Breast-feeding is a rewarding yet, at times, challenging practice. You will need the support of your partner, friends, family, co-workers and especially your health-care provider. In most cases, your health-care provider has your best breast-feeding interests at heart, but in some instances that may not be true.
Although a health-care provider who isn’t breast-feeding friendly probably won’t try to talk you out of breast-feeding your baby, he or she may offer subtle encouragement to discontinue breast-feeding or never begin at all. For example, if your health-care provider hands you a brochure about the benefits of formula, you may assume he or she is recommending formula-feeding. As you probably already know, a lot of thought goes into the decision to breast-feed. Once you’ve made that decision, your health-care provider should try to help you maintain that choice, even if problems occur.
It is important to identify whether your health-care provider supports your decision to breast-feed. Your health-care provider may not be supportive if he or she:
- Believes breast-feeding and formula-feeding are equally beneficial to your baby
- Encourages formula-feeding immediately after the delivery of your baby so you can rest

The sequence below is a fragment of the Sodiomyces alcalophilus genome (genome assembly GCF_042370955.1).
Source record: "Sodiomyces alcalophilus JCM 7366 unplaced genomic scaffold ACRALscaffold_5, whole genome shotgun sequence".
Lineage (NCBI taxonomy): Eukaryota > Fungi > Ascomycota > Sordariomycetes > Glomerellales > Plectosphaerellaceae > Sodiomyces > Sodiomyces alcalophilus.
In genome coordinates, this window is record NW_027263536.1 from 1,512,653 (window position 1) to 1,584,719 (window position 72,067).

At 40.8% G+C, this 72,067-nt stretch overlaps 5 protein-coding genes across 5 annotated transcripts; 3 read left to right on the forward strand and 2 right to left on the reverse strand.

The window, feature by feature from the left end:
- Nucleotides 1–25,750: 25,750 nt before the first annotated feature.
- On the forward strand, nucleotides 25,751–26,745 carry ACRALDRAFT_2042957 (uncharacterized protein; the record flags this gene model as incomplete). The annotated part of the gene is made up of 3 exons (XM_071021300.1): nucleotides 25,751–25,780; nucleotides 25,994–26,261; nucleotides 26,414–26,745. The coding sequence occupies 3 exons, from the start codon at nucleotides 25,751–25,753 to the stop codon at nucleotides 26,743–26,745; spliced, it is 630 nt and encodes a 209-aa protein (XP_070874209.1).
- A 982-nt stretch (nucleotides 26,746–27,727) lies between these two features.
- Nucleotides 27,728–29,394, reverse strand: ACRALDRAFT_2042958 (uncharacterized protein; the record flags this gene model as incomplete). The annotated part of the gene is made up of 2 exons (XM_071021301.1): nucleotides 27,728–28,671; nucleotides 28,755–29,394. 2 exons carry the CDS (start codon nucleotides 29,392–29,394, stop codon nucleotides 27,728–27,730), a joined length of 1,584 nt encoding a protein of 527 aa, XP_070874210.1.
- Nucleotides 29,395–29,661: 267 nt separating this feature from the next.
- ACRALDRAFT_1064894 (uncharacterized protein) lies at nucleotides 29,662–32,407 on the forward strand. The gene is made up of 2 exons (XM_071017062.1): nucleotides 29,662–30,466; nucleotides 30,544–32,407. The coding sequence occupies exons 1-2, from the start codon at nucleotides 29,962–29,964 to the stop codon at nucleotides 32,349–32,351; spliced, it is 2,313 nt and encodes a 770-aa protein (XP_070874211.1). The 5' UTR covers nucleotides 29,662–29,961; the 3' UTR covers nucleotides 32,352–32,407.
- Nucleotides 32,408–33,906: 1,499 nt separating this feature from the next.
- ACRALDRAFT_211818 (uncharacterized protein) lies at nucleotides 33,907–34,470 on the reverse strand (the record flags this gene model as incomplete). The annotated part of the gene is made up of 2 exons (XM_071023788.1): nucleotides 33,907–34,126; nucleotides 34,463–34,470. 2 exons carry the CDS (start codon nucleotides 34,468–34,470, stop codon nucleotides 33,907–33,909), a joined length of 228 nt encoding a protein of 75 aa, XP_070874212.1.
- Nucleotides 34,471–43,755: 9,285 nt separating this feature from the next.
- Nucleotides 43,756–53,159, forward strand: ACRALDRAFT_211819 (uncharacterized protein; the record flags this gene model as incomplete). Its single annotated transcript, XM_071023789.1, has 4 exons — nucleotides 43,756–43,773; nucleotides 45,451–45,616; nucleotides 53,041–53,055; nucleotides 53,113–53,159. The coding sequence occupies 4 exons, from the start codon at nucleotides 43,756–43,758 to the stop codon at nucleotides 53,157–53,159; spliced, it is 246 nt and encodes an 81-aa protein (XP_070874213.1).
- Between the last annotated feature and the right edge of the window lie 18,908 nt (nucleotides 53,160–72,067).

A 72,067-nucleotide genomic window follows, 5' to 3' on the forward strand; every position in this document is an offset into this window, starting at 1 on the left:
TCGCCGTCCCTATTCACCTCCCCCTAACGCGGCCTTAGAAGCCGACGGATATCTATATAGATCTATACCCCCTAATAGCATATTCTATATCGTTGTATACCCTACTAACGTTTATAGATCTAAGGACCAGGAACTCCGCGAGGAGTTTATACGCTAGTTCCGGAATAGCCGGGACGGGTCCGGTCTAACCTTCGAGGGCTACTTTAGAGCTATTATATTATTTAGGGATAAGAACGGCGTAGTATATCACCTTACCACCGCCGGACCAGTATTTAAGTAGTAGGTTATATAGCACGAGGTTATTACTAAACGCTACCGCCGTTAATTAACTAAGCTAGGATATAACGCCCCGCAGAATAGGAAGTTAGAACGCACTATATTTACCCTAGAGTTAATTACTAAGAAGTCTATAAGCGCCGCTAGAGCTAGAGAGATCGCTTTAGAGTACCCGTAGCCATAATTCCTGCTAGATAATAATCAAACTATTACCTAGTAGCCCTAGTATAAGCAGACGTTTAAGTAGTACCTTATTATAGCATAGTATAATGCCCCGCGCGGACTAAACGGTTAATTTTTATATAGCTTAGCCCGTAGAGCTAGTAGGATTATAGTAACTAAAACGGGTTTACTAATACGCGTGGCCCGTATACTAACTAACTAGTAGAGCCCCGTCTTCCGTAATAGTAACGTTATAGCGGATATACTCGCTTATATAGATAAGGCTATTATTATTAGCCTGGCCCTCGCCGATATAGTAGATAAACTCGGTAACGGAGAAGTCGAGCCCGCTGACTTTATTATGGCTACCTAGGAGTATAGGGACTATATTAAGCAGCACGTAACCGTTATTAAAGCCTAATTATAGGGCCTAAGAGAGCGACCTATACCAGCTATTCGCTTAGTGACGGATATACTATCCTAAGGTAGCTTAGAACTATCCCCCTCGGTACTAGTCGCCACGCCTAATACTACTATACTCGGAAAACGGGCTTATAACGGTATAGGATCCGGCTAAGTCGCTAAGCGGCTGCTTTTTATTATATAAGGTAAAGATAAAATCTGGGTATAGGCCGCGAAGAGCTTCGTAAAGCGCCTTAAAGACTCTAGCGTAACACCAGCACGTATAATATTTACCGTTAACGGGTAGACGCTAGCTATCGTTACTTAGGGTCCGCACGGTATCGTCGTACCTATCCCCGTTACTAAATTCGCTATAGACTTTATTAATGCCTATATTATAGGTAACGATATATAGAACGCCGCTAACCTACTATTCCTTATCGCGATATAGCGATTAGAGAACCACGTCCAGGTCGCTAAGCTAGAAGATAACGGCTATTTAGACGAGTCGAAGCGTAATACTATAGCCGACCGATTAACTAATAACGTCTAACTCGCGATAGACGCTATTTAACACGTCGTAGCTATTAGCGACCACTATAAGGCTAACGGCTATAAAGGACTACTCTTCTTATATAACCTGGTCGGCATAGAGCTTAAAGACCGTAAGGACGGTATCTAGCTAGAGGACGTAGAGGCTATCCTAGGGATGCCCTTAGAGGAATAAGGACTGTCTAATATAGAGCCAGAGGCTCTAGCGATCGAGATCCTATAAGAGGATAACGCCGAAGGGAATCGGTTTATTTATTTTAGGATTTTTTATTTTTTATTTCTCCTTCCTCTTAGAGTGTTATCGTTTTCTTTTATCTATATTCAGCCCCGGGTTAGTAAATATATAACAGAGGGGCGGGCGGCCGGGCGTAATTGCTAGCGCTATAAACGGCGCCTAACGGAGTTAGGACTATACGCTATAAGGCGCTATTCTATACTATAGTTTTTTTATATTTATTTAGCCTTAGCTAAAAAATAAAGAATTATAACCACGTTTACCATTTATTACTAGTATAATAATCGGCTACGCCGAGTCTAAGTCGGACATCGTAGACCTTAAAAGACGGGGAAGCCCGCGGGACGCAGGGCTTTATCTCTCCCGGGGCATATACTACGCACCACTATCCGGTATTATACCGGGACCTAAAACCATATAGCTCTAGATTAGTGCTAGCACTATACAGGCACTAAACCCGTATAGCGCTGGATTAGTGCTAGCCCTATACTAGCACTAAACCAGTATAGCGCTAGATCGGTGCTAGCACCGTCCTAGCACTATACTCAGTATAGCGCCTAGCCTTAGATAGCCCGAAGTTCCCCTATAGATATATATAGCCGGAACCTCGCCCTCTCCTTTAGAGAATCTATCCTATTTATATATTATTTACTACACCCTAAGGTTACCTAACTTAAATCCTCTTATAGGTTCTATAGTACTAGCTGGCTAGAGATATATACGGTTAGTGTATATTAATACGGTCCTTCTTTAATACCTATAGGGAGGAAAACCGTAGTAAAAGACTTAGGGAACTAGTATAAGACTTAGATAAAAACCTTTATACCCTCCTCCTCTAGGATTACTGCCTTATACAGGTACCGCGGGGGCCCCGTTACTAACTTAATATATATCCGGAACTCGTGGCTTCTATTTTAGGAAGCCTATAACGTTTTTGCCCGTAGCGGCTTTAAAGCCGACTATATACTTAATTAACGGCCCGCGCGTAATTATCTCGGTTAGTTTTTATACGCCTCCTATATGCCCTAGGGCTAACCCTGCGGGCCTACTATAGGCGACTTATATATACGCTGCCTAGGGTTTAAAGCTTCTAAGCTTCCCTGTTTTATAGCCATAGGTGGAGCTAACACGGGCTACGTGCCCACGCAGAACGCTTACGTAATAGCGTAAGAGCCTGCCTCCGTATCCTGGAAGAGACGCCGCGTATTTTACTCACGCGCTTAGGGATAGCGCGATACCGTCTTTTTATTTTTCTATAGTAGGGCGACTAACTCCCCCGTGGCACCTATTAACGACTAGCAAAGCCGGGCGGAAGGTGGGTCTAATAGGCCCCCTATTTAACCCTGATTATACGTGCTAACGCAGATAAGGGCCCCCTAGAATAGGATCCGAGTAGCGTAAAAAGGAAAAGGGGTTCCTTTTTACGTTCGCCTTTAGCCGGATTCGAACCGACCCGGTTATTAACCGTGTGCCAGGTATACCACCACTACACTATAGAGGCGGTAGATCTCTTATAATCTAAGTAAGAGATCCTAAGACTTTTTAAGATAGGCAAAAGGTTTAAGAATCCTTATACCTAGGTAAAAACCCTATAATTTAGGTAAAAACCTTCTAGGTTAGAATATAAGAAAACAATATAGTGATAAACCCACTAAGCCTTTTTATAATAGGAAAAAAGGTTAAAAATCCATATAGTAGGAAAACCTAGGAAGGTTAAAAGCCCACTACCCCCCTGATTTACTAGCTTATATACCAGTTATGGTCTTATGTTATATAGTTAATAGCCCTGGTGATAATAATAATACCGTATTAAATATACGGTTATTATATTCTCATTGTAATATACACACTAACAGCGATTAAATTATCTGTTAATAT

- Recommends that you stop breast-feeding and start formula-feeding at the first sign of difficulty or illness, either yours or the baby’s
- Recommends supplementation
- Gives you samples of formula and marketing materials from formula manufacturers
- Distributes out-of-date informational materials about breast-feeding
- Fails to provide you with names of lactation specialists or names of other breast-feeding moms when you are having problems
- Expresses surprised that you are still breast-feeding your 6 month old
- Believes that there is no nutritional value to breast milk after six months
- Believes there is no such thing as nipple confusion and you should start a bottle as soon as possible to get your baby used to a rubber nipple
You may be tempted to trust the advice of your health-care provider more than your own instincts. If you give up on breast-feeding based solely on someone else’s opinion, you could be left feeling discouraged and regretful. If you don’t feel comfortable with suggestions or instructions given by your health-care provider, discuss them with him or her. Perhaps if your health-care provider understands just how important breast-feeding is to you, he or she will find alternative treatment options, such as breast-feeding friendly medications, if you develop a condition, and additional information and resources if you experience any problems, such as the baby’s not latching onto the breast. If your health-care provider still does not seem as open to breast-feeding as you would like, consider switching health-care providers.